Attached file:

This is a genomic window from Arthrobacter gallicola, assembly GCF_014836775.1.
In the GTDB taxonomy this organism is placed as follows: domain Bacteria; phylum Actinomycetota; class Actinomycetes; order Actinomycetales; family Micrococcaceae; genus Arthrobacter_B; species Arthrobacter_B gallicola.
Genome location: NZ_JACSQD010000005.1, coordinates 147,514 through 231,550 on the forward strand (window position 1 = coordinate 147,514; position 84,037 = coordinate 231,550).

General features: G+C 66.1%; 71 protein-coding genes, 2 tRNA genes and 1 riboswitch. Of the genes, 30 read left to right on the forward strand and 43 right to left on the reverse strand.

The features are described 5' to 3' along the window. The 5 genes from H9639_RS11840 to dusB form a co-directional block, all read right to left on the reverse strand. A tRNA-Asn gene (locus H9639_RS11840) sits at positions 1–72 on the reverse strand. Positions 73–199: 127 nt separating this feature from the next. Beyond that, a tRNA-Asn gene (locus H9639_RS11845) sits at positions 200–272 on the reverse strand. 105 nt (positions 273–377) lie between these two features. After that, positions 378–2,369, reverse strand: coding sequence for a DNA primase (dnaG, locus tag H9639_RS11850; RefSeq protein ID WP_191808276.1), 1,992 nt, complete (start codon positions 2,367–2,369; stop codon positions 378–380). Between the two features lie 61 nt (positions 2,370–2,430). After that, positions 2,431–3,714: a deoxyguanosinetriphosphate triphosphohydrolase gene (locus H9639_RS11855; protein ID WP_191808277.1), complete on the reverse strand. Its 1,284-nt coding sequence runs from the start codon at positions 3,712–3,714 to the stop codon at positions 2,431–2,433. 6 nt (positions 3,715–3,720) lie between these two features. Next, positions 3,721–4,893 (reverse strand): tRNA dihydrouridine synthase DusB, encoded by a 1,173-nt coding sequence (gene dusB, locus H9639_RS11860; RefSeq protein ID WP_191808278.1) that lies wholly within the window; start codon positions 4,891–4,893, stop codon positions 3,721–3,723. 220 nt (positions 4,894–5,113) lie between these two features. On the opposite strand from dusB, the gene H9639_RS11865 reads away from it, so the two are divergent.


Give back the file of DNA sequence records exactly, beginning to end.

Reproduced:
This is a genomic window from Arthrobacter gallicola, assembly GCF_014836775.1.
In the GTDB taxonomy this organism is placed as follows: domain Bacteria; phylum Actinomycetota; class Actinomycetes; order Actinomycetales; family Micrococcaceae; genus Arthrobacter_B; species Arthrobacter_B gallicola.
Genome location: NZ_JACSQD010000005.1, coordinates 147,514 through 231,550 on the forward strand (window position 1 = coordinate 147,514; position 84,037 = coordinate 231,550).

General features: G+C 66.1%; 71 protein-coding genes, 2 tRNA genes and 1 riboswitch. Of the genes, 30 read left to right on the forward strand and 43 right to left on the reverse strand.

The features are described 5' to 3' along the window. The 5 genes from H9639_RS11840 to dusB form a co-directional block, all read right to left on the reverse strand. A tRNA-Asn gene (locus H9639_RS11840) sits at positions 1–72 on the reverse strand. Positions 73–199: 127 nt separating this feature from the next. Beyond that, a tRNA-Asn gene (locus H9639_RS11845) sits at positions 200–272 on the reverse strand. 105 nt (positions 273–377) lie between these two features. After that, positions 378–2,369, reverse strand: coding sequence for a DNA primase (dnaG, locus tag H9639_RS11850; RefSeq protein ID WP_191808276.1), 1,992 nt, complete (start codon positions 2,367–2,369; stop codon positions 378–380). Between the two features lie 61 nt (positions 2,370–2,430). After that, positions 2,431–3,714: a deoxyguanosinetriphosphate triphosphohydrolase gene (locus H9639_RS11855; protein ID WP_191808277.1), complete on the reverse strand. Its 1,284-nt coding sequence runs from the start codon at positions 3,712–3,714 to the stop codon at positions 2,431–2,433. 6 nt (positions 3,715–3,720) lie between these two features. Next, positions 3,721–4,893 (reverse strand): tRNA dihydrouridine synthase DusB, encoded by a 1,173-nt coding sequence (gene dusB, locus H9639_RS11860; RefSeq protein ID WP_191808278.1) that lies wholly within the window; start codon positions 4,891–4,893, stop codon positions 3,721–3,723. 220 nt (positions 4,894–5,113) lie between these two features. On the opposite strand from dusB, the gene H9639_RS11865 reads away from it, so the two are divergent.